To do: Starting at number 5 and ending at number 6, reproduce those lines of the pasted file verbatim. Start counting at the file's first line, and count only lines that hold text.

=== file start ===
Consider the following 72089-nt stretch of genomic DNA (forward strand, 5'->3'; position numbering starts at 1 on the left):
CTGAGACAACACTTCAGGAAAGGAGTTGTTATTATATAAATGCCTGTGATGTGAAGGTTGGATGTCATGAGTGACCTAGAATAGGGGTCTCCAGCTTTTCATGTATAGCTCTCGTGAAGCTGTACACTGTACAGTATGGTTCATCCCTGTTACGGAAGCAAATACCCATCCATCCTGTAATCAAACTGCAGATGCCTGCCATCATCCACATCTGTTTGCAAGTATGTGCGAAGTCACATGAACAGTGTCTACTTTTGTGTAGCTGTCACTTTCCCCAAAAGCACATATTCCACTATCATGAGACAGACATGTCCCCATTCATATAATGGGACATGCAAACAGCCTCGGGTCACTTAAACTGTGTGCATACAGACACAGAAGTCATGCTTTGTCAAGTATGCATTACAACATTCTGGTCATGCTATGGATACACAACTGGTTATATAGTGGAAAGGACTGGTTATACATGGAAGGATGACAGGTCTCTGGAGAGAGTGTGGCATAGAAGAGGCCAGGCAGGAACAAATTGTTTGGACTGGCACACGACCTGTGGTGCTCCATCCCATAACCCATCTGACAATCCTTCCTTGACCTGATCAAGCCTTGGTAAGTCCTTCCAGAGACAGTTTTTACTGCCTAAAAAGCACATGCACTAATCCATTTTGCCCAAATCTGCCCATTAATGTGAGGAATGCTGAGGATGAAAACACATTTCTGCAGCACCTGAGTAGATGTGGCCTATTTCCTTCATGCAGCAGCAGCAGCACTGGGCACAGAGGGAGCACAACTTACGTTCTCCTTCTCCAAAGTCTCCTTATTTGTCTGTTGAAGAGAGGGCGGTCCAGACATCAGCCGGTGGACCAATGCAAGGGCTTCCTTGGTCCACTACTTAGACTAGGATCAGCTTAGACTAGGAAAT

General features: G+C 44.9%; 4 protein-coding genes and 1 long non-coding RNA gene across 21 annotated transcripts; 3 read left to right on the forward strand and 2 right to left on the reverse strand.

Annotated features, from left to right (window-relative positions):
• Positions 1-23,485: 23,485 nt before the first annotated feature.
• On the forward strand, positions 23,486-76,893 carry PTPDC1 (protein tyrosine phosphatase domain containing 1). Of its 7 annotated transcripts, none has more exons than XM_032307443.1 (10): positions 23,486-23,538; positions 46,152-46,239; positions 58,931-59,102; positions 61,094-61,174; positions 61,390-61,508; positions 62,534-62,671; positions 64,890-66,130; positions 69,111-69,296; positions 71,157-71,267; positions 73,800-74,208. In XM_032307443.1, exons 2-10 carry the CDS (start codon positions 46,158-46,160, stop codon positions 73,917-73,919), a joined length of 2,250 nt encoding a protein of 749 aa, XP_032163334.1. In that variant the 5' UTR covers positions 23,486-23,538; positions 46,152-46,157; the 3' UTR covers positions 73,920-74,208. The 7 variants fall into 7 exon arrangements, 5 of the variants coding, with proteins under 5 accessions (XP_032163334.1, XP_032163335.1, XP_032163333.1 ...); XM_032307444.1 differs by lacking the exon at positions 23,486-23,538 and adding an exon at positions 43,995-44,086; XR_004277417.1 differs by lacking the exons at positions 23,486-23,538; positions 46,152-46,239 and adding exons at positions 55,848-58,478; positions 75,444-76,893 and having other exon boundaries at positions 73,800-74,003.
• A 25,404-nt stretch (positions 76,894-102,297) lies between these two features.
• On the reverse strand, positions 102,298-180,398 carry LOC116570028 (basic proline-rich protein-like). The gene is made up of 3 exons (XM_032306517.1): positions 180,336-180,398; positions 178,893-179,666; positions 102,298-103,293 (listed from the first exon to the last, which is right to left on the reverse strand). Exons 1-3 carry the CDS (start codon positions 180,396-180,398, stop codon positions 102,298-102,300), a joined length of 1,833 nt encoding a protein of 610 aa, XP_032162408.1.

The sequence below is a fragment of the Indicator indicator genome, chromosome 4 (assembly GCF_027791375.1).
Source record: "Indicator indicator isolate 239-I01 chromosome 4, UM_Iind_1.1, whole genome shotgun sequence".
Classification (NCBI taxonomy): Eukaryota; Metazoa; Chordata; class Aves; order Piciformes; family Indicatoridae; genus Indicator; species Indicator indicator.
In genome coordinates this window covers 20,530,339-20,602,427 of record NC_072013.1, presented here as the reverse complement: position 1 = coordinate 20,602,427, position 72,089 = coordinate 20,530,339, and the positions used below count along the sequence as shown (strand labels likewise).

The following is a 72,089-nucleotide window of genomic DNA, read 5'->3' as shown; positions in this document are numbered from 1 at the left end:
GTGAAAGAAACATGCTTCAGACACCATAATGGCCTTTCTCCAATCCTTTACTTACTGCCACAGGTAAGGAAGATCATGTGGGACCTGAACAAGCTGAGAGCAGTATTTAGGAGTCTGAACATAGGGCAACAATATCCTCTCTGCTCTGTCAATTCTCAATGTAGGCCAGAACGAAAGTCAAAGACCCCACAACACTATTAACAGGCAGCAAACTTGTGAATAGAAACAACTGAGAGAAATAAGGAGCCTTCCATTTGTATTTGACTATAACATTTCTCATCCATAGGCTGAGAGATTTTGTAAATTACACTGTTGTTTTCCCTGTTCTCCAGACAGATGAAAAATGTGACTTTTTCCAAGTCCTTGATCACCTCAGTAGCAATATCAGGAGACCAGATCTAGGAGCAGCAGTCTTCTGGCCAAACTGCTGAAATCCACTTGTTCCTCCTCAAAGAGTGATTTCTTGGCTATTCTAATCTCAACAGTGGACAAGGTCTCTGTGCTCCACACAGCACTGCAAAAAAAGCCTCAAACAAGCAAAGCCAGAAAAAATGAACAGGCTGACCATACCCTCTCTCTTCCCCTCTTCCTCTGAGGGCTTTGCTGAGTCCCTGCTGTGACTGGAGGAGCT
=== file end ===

• Positions 1-23,485: 23,485 nt before the first annotated feature.
• On the forward strand, positions 23,486-76,893 carry PTPDC1 (protein tyrosine phosphatase domain containing 1). Of its 7 annotated transcripts, none has more exons than XM_032307443.1 (10): positions 23,486-23,538; positions 46,152-46,239; positions 58,931-59,102; positions 61,094-61,174; positions 61,390-61,508; positions 62,534-62,671; positions 64,890-66,130; positions 69,111-69,296; positions 71,157-71,267; positions 73,800-74,208. In XM_032307443.1, exons 2-10 carry the CDS (start codon positions 46,158-46,160, stop codon positions 73,917-73,919), a joined length of 2,250 nt encoding a protein of 749 aa, XP_032163334.1. In that variant the 5' UTR covers positions 23,486-23,538; positions 46,152-46,157; the 3' UTR covers positions 73,920-74,208. The 7 variants fall into 7 exon arrangements, 5 of the variants coding, with proteins under 5 accessions (XP_032163334.1, XP_032163335.1, XP_032163333.1 ...); XM_032307444.1 differs by lacking the exon at positions 23,486-23,538 and adding an exon at positions 43,995-44,086; XR_004277417.1 differs by lacking the exons at positions 23,486-23,538; positions 46,152-46,239 and adding exons at positions 55,848-58,478; positions 75,444-76,893 and having other exon boundaries at positions 73,800-74,003.